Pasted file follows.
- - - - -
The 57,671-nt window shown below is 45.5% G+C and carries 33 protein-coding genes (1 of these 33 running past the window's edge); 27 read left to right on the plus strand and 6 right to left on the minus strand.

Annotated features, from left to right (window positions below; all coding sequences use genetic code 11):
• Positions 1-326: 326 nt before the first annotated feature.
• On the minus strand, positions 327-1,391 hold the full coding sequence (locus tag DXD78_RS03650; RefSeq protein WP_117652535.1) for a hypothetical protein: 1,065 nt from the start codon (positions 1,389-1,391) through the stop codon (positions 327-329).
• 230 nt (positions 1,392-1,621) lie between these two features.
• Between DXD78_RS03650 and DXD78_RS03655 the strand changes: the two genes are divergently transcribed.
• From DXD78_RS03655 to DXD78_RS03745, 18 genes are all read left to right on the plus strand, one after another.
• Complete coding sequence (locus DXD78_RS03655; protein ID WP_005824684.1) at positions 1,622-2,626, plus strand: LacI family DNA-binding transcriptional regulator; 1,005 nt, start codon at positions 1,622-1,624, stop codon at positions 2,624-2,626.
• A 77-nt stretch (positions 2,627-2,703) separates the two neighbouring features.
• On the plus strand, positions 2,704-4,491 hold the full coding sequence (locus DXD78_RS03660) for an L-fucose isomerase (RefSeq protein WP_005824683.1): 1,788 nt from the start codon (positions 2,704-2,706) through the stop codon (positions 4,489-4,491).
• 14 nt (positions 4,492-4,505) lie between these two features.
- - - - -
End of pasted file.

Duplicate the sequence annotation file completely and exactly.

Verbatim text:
The 57,671-nt window shown below is 45.5% G+C and carries 33 protein-coding genes (1 of these 33 running past the window's edge); 27 read left to right on the plus strand and 6 right to left on the minus strand.

Annotated features, from left to right (window positions below; all coding sequences use genetic code 11):
• Positions 1-326: 326 nt before the first annotated feature.
• On the minus strand, positions 327-1,391 hold the full coding sequence (locus tag DXD78_RS03650; RefSeq protein WP_117652535.1) for a hypothetical protein: 1,065 nt from the start codon (positions 1,389-1,391) through the stop codon (positions 327-329).
• 230 nt (positions 1,392-1,621) lie between these two features.
• Between DXD78_RS03650 and DXD78_RS03655 the strand changes: the two genes are divergently transcribed.
• From DXD78_RS03655 to DXD78_RS03745, 18 genes are all read left to right on the plus strand, one after another.
• Complete coding sequence (locus DXD78_RS03655; protein ID WP_005824684.1) at positions 1,622-2,626, plus strand: LacI family DNA-binding transcriptional regulator; 1,005 nt, start codon at positions 1,622-1,624, stop codon at positions 2,624-2,626.
• A 77-nt stretch (positions 2,627-2,703) separates the two neighbouring features.
• On the plus strand, positions 2,704-4,491 hold the full coding sequence (locus DXD78_RS03660) for an L-fucose isomerase (RefSeq protein WP_005824683.1): 1,788 nt from the start codon (positions 2,704-2,706) through the stop codon (positions 4,489-4,491).
• 14 nt (positions 4,492-4,505) lie between these two features.